December 15, 2018

Expert opinions on in-person voting machines and vote-by-mail

In November 2018 I got opinions on voting machines and vote-by-mail from 17 experts on election verification, who have experience running/observing/studying elections in 17 states.

On the acceptability of these in-the-polling-place voting technologies, in the context of U.S. elections:

The consensus is that Direct Recording Electronic voting machines are unacceptable, even with a VVPAT (“voter verified paper audit trail visible to the voter under glass”).  Most experts are lukewarm to hand-counted paper ballots, presumably because they’re impractical for large elections with many contests on the ballot.  Most experts prefer hand-marked optical scan ballots, and all of these experts find hand-marked optical scan acceptable.  Most experts are willing to accept ballot marking devices (BMDs) that prepare “bubble ballots” to be scanned by optical scan machines, but only 17% find this preferable to hand-marked optical-scan ballots.  Opinion is mixed on BMDs that prepare bar-code ballots (with human-readable summaries) for tabulation by optical scanners, with most finding this  technology at least “barely acceptable.”  Almost no one prefers all-in-one machines that combine ballot marking and ballot scanning (but at least the voter can hold the ballot in her hand while inspecting it), with about a 50/50 split between “acceptable” and “barely acceptable”.

Most experts don’t prefer ballot-marking devices (BMDs) for these reasons:

  1. If the paper jams, the power fails, or something else goes wrong with technology, voters using hand-marked paper ballots can still deposit their ballots in an emergency ballot for counting later; this is not an option with a BMD-only solution.
  2. BMDs are more susceptible to fraud: if a BMD wrongly marks a paper ballot, (studies have shown that) most voters won’t notice.
  3. BMDs cost $5000, pens cost 50c; it is expensive to supply enough BMDs for all voters, but it is feasible to supply BMDs sufficient for those voters unable to mark a paper ballot by hand.

A few experts (17%) prefer BMD-marked ballots to hand-marked ballots because (1) there’s no chance of ambiguous marks and (2) it’s easier to give voters feedback about undervotes/overvotes.

Regarding vote-by-mail:   There is no consensus on whether vote-by-mail increases voter turnout. Almost all the experts agree that vote-by-mail seriously compromises the secret ballot, and that it still matters whether we have coercion-resistant secret balloting.  Most experts are not confident that ballots are not interfered with between the time they leave the voters’ hands and the time they are counted, and are not confident the chain of custody for mail-in ballots could be made adequately secure.  The experts agree that it is essential to have public observation of all the steps in handling mail-in ballots, but almost none of the experts believes that there is adequate public observation in their own jurisdictions.That is not to say that the experts are against vote-by-mail; it’s just that there are some issues that ought to be discussed and improved.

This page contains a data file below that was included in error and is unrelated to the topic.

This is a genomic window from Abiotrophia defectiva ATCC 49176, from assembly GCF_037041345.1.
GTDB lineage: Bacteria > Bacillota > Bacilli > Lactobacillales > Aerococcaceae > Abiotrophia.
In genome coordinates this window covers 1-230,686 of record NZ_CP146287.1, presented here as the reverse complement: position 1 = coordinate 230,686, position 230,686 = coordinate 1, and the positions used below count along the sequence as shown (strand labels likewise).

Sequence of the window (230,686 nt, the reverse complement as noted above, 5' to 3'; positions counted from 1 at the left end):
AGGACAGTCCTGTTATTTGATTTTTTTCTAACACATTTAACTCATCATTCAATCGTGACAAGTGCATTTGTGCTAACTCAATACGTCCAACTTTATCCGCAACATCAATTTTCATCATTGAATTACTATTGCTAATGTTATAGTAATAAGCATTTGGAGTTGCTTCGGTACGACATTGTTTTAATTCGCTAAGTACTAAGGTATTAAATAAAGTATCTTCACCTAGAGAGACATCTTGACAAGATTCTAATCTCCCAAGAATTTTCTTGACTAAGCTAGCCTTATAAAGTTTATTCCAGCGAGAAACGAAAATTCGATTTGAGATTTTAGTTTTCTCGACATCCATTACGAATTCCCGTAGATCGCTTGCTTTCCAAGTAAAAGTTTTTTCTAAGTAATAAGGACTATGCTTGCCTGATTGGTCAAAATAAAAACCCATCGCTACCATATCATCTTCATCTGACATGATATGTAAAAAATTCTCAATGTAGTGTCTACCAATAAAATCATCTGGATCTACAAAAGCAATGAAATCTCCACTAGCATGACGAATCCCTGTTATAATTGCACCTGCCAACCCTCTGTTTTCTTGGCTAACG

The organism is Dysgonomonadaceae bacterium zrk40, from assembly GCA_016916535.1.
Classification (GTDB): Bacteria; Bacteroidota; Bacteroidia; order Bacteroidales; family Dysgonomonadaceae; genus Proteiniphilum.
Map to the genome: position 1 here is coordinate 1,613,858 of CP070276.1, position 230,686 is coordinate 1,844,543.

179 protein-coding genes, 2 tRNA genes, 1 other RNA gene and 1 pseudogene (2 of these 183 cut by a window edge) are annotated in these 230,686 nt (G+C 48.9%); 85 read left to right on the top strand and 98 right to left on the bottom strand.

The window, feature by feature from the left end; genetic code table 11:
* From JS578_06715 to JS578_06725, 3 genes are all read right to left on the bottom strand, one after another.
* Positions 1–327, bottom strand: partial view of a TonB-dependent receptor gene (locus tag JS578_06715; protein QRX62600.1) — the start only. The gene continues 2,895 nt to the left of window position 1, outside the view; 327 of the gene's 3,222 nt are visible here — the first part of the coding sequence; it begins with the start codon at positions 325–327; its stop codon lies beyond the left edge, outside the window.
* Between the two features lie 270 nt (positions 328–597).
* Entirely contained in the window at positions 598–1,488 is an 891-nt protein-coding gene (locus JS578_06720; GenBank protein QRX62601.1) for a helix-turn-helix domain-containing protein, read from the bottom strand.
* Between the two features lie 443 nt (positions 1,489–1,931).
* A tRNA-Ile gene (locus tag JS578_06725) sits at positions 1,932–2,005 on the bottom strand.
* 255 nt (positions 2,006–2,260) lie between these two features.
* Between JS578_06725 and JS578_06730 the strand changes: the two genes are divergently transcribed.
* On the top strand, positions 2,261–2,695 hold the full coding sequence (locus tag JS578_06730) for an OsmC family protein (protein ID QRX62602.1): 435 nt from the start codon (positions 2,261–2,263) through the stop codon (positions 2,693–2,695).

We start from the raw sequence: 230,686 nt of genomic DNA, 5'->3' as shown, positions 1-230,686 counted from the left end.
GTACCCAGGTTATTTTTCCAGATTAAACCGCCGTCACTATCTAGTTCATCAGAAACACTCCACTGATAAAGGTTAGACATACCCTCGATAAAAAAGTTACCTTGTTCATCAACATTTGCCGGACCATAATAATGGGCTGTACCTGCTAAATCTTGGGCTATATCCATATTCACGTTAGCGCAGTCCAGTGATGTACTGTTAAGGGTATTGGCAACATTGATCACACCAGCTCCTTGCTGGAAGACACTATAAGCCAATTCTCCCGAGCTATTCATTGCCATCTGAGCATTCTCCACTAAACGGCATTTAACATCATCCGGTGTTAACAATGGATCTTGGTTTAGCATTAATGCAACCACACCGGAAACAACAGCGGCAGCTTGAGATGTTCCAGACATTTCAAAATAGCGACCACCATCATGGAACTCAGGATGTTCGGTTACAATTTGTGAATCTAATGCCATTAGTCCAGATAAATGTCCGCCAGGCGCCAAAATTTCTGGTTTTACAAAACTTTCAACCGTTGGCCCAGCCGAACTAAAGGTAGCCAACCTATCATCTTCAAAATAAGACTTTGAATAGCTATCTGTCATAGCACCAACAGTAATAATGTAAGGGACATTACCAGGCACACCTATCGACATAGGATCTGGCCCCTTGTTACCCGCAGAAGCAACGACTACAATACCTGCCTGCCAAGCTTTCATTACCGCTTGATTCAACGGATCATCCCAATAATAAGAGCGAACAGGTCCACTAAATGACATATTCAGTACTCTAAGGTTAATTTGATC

DETAILS OF THE RESPONSES:

In November 2018 I got expert opinions on voting machines and vote-by-mail from 17 experts on election verification, who have experience running/observing/studying elections in these states:
AZ,CA,CO,CT,DC,FL,IA,IN,MD,MN,NJ,NM,NY,OR,PA,SC,VA.

Referring to the bar-chart above on the acceptability of different polling-place voting technologies, 2 people prefer hand-counted paper ballots, 13 prefer hand-marked optically-scanned, 3 prefer BMD-marked optical-scan-bubble ballots, 3 prefer BMD-marked bar-code ballots with human-readable summary, 1 prefers all-in-one BMD/scanners.

Considered barely acceptable or unacceptable are: hand-counted (9 people), BMD-marked bubble ballots (5), BMD-marked bar-codes (10), All-in-one (12), DRE+VVPAT (15), and paperless DRE (everybody).

Comments on the choice of in-the-polling place voting machines:

  • The paper ballots must be subject to a risk-limiting audit to be acceptable
  • [Joe Hall]  I want universally-usable, universally-verifiable, high-capacity voting systems that keep no state per-voter and that support single-ballot risk limiting audits with a minimal set of side channels
  • CCOS preferred to PCOS; also need independent (not reliant on voting system) tally of the number of pieces of paper, to create a “ballot manifest”
  • [Doug Jones]  I downgrade all technologies where proofreading is required because proofreading, on paper or a screen, is something we know people are not good at. While I dislike bar codes, I grudgingly rank them equal to other BMDs because they leave hard evidence in the hands of any auditors when they print summaries that disagree with their bar codes. I downgraded the BMD/scanner combination because you said ‘can hold’ in a way that might lead to ‘license to cheat‘ logic.
  • Having done a lot of recounts you have to have the ballot in your hands to determine the voter’s intent – nothing else works in a recount situation
  • BMD are critical to eliminate voter intent errors due to misinterpretation of hand markings.
  • [Luther Weeks]  At least in my State if seems out of the question to recruit enough officials to hand count all ballots in polling places after every election, let alone recruit sufficient volunteer observers. Also election officials in our state argue that people cannot accurately count ballots by hand and claim to prove that in every post-election audit. We also suffer from very poor ballot security. So polling place optical scanning followed by sufficient audits would make it more difficult a statewide attack on our voting system to succeed.
  • [Jeremy Epstein]  BMD with bar codes would be OK if there’s audits that the bar codes match the selection (which is how I rated it), but would be barely acceptable otherwise.
  • I have not studied the BMD options in any detail, so I base my responses mostly on what I read. I’m assuming that BMD in the BMD+scanner option is only there for people with disabilities. I base my response on that, though I don’t rule out the possible but unlikely situation in which a person without disabilities uses the BMD.